“Pascal Marchand, formerly of Domaine Comte Armand and Domaine de la Vougeraie, has founded his own domaine and négociant operation with financial partner Moray Tawse. With respect to the 2016 vintage, Marchand succinctly noted that “it was a much tougher growing season than the calm one we enjoyed in 2015 because of frost and mildew. But the second half of the season was much easier though we were so worried about what little yield remained that it was impossible to relax. I have been doing this in Burgundy a long time now and I can tell you that I don’t ever remember being so relieved to finally get to the beginning of a harvest without having suffered any additional problems! The fruit was clean and ripe and there was almost no chaptalization plus the wines were easy to vinify. I used a varying about of whole clusters, which basically means from none at all to pretty much 100% for a few wines to everything in between. I really like the style of the 2016s as they both fresh and refreshing plus the wines are super-transparent.” – Allan Meadows

“Just as the Marchand-Tawse 2016s are very good to excellent, not surprisingly so are the Domaine Tawse wines and particularly so from the Côte de Beaune.” -Allan Meadows

LE MENU: all wines listed in the regular Menu portion are from the 2016 vintage, unless specified otherwise….


Bourgogne rouge 47N – The annual “reserve” Bourgogne wine, 47N, is this year culled from Marsannay, Premeaux, Vosne, and some of the Beaune Clos du Roi, among other morsels. This was the first wine tasted, and was plainly delicious in its purity, spice, moderation, pallor, and lightly mouth watering salty finish. It was so good that it inspired a conversation about the finances of making such a wine, that serves moreso to introduce people to the estate than to really make any money. I posited that such an overachiever is a great investment, as this stuff is plain outstanding, and will have people coming back and climbing the ladder to get into what other goodies are in the kitchen…..Bravo team Tawse, especially winemaker Thomas Dinel on this one.
“A beautifully layered nose offers up notes of violet, red and dark currant and earth. There is notably better volume and complexity to the delicious and moderately robust flavors that also display a touch of rusticity on the lingering and balanced finish. This is a first-rate example of the genre and highly recommended. (87-89)/2021+” Allan Meadows

Pommard villages Vignots – I didn’t get to taste this, but based on what I did taste from team Tawse’s Côte de Beaune goodness as well as their success in sniffing out very good single parcel villages level wines, this sounds like another humdinger.
“A perfumed and spicy nose speaks of plum, dark cherry and a whiff of earth. The perfumed character can also be found on the delicious medium-bodied flavors that are also succulent and fleshy before concluding in a complex, mineral-driven and beautifully long finish. This is an excellent Pommard villages that should age well over the course of the next decade and is worth your attention. (89-92)/2024+” Allan Meadows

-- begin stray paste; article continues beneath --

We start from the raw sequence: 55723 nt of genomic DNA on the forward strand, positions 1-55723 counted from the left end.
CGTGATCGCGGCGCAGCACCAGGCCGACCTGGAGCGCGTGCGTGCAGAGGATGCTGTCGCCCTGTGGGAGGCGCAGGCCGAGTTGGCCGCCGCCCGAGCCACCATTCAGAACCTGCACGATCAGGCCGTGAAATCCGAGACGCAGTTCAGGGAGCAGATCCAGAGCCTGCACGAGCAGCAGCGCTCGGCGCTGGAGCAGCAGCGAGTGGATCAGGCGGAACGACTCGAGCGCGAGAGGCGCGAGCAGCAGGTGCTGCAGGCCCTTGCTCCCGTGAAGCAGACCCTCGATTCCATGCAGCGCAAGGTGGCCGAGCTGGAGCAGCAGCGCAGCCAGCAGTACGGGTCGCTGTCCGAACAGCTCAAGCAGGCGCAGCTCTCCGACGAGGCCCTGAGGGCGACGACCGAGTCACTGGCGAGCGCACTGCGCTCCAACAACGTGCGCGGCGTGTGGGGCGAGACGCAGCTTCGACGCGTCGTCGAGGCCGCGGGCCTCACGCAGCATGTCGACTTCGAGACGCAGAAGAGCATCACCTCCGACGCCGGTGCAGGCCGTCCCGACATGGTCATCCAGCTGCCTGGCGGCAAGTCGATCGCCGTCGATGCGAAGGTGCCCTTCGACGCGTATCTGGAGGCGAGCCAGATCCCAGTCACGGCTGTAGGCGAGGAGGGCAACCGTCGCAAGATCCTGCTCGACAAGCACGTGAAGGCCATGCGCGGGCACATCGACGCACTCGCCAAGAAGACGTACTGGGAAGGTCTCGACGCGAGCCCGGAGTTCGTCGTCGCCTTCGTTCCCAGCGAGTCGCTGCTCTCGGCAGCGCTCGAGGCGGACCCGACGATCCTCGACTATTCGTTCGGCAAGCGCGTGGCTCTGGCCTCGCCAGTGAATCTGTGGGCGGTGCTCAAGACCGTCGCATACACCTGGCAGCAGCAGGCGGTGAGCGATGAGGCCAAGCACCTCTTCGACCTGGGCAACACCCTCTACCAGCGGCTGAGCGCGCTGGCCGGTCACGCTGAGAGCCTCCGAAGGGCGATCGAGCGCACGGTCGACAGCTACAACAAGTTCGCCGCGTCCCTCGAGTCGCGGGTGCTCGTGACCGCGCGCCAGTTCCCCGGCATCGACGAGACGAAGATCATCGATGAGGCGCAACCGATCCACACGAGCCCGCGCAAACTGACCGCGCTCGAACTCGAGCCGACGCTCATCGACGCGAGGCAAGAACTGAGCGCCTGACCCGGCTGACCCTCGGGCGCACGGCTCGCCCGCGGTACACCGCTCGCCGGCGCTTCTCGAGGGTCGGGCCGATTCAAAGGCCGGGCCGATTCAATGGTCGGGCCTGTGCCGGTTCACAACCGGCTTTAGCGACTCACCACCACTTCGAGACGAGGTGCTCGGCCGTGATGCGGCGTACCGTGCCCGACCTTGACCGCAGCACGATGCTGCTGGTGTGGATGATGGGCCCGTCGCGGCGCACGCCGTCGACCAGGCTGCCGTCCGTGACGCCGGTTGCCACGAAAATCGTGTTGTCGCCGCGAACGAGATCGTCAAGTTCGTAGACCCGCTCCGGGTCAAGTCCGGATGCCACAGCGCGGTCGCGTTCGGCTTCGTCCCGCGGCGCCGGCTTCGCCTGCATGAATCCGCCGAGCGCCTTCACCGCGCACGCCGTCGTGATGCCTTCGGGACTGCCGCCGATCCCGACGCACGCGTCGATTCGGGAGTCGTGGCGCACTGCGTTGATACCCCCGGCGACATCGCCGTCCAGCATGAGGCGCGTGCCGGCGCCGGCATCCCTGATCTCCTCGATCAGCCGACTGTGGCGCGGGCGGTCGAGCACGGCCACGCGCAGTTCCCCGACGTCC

“(from 80-year-old vines at the top of the hill; 100% destemmed and aging in 25% new oak): Good dark red. Pure but restrained aromas of redcurrant and licorice. Juicy and surprisingly pliant, offering intense flavors of red fruits, iron and olive. With its creamy old-vines concentration and sappy ripeness, this is an alluring, sweet expression of Pommard. Finishes very long, with suave, ripe, mouthdusting tannins and lovely lingering perfume. Terrific fruit intensity for Pommard villages.” 90-92 Steve Tanzer

Morey Saint Denis villages Rue de Vergy 3 barrels, aka 75cs made- I have been a big fan of this upper slope, single parcel villages level bottling from the tippy top of the appellation for its treble mineral core, with Morey fruit/savory food groups to accompany. This year’s was once again something to seek out expressly, with gorgeous pale and pretty red fruited quality and undeniable salty mineral driving core. This is wonderfully delicate and Chambolle like with a kiss of Morey savory and spices…..folks, load up on this…..60% whole cluster this year.
“Reduction. The noticeably more refined middle weight flavors brim with minerality though not nearly the same size, weight and power before terminating in a lilting, lacy and saline-infused finish. This is textbook and really pretty. (88-91)/2022+” Allan Meadows

“(from a full crop; vinified with 40% whole clusters): Good bright red. Laid-back, slightly medicinal nose hints at cranberry and herbs. A wine of modest flesh, and quite tight and dry in the early going owing to its sound acidity and limestone lift. The lightly herbal character, which may be partly a function of the whole clusters, carries through to the somewhat clenched but not overly tannic finish. I would have picked this blind as a Chambolle.” 88-91 Steve Tanzer

Gevrey Chambertin villages En Champs – I didn’t get to taste this one this year, but it sounds terrific.
“This is compositionally similar to the straight Gevrey but with even better complexity. There is a slightly finer mouthfeel to the concentrated medium-bodied flavors that exude a subtle minerality on the firm, austere and impressively lingering finish. The supporting tannins are dense but fine and this excellent effort should easily be able to reward a decade plus of cellaring. Recommended. (90-92)/2026+” Allan Meadows

“(100% destemmed; two of the three barrels were new): Saturated bright, dark red. Pungent aromas of raspberry, dried herbs, menthol and minerals. Savory, dry and tightly wound, with its red berry and menthol flavors showing cooler notes of menthol and licorice. This tight, backward, firmly tannic wine will need time in bottle to open.” 89-92 Steve Tanzer